Yesterday, someone who had been measuring for 30 or more years in the river as a profession, he said, it’s a small river, and I thought, ah, it’s now interesting that he says that because indeed, you might think of some grandeur river, right? And I love that the banks are still very much with these beautiful trees, not everywhere, but in many places it’s very wooded.  It’s of course I make also a deep connection through the stories of the people. And uh, how he created all the places. So, yeah, and those places have become famous too. 

High in the hills, down in the dales, happy and fancy free. Old Father Thames keeps rolling along, down to the mighty sea. What does he know? What does he care? Nothing for you or me. Old Father Thames keeps rolling along, down to the mighty sea. 

I really feel that, that a lot of people we’ve met have a relationship with the Thames. And I think that’s where it starts. We like to say experience, love, care. So if you can experience the Thames, if you can swim in it, if you go fishing, go when you’re a child with your grandfather or, then you build a relationship with the Thames. And then, you start to love the Thames and then you want to care for it. We really see a lot of love, but a little bit less care for the Thames.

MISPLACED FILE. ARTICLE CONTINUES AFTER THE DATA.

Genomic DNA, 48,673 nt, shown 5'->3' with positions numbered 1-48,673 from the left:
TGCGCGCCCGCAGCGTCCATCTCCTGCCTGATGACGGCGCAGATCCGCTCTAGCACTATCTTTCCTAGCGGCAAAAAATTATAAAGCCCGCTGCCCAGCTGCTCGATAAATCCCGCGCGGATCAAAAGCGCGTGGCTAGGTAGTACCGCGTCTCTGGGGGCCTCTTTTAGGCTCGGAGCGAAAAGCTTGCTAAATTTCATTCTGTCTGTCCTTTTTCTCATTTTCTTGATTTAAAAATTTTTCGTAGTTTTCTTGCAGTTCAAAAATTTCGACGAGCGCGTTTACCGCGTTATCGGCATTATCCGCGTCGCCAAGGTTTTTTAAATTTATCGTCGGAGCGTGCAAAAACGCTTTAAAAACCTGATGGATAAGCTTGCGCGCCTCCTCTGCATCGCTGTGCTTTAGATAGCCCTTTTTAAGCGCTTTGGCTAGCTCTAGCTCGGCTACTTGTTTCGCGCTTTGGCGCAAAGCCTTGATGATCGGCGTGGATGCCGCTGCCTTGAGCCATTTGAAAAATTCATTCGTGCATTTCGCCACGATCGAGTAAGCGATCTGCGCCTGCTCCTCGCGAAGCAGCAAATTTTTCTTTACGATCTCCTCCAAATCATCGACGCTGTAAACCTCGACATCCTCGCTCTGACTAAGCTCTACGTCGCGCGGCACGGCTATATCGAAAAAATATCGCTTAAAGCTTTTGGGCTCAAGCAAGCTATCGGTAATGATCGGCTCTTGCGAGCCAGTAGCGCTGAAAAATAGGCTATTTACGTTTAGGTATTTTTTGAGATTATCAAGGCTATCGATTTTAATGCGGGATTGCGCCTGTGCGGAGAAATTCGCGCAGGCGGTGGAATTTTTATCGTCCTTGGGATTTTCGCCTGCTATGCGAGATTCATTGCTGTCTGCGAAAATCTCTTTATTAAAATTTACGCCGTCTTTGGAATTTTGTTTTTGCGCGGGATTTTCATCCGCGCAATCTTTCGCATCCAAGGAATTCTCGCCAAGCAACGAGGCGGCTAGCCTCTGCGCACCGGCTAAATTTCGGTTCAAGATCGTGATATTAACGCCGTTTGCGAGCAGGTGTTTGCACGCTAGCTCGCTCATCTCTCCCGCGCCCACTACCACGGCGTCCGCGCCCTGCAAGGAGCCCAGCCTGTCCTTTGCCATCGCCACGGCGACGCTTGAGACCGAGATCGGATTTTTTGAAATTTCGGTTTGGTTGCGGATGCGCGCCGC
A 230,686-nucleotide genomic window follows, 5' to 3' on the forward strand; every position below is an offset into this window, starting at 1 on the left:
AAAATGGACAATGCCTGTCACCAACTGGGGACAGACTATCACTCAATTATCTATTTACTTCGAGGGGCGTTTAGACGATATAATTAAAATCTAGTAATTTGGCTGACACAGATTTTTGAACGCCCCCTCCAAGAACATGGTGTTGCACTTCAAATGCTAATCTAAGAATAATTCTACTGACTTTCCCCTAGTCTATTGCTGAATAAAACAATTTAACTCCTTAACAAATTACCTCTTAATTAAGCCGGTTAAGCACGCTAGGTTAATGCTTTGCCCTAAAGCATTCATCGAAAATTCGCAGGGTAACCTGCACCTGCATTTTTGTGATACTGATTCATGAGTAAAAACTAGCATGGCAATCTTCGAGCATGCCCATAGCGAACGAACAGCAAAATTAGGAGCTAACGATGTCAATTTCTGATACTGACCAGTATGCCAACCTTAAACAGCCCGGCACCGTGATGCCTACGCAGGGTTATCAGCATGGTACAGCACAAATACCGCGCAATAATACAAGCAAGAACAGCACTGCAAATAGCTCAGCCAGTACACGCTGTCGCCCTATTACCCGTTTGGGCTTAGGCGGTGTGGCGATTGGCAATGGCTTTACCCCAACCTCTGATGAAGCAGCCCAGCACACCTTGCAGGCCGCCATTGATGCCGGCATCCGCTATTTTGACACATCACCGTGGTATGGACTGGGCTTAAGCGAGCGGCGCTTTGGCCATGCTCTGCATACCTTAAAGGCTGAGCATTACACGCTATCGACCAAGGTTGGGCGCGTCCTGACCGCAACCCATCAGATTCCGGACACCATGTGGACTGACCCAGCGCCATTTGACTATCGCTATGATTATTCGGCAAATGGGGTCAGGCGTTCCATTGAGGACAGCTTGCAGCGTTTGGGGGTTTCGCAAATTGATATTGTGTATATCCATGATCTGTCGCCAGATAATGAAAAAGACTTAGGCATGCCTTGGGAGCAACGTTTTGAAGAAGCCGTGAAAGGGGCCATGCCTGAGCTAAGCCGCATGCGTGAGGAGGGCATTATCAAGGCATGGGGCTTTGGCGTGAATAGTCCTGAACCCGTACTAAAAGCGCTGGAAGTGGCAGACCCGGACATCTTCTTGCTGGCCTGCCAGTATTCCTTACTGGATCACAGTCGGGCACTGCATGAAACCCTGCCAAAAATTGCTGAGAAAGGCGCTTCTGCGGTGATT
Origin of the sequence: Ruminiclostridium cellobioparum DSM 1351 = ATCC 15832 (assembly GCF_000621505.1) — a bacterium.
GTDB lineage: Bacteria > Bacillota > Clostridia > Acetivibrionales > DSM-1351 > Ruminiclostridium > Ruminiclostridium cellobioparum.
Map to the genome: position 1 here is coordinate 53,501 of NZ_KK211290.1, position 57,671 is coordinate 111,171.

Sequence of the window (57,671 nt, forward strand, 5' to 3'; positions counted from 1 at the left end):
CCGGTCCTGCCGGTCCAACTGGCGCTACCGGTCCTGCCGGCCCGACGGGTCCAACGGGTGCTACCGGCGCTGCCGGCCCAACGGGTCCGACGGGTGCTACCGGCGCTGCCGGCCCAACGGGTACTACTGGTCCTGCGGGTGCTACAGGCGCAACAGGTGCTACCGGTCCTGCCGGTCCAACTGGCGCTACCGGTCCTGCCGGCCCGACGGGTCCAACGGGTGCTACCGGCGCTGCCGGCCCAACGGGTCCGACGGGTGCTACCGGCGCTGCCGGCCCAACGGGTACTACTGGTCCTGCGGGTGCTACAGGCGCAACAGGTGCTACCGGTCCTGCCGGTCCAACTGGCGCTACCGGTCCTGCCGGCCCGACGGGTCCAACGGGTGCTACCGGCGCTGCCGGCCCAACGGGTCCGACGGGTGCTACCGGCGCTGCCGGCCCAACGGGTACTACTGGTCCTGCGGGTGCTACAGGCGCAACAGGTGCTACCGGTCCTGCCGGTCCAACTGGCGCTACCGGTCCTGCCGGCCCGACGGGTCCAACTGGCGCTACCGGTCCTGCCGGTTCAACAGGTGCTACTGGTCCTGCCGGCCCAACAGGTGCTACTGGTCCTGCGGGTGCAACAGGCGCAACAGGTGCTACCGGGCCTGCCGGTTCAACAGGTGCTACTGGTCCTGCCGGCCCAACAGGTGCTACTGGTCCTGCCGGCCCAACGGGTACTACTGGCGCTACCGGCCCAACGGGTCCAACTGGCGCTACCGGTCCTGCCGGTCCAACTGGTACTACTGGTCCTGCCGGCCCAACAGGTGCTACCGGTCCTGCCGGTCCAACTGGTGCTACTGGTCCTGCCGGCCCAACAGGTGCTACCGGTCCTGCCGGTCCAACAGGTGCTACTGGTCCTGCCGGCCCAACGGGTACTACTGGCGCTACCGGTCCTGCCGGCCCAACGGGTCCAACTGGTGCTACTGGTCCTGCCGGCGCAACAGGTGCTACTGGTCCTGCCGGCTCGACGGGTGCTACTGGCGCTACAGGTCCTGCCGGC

If you start with something you love, it will, it will be less effort.  It will become an adventure for you to explore how to find out. And for me, it is being outside walking and connecting with people. And so I started with these ingredients and that’s how this walking way of life and way of teaching and way of mobilising came into being. And so to then set up a baseline study of what is the water quality and the health of the river right now, I thought that would be a moment to send out an invitation and to let people, other people experience their river, deepen their understanding, grow their love, and therefore have a basis for caring for their river. And that’s how, for instance, the citizen science started to develop.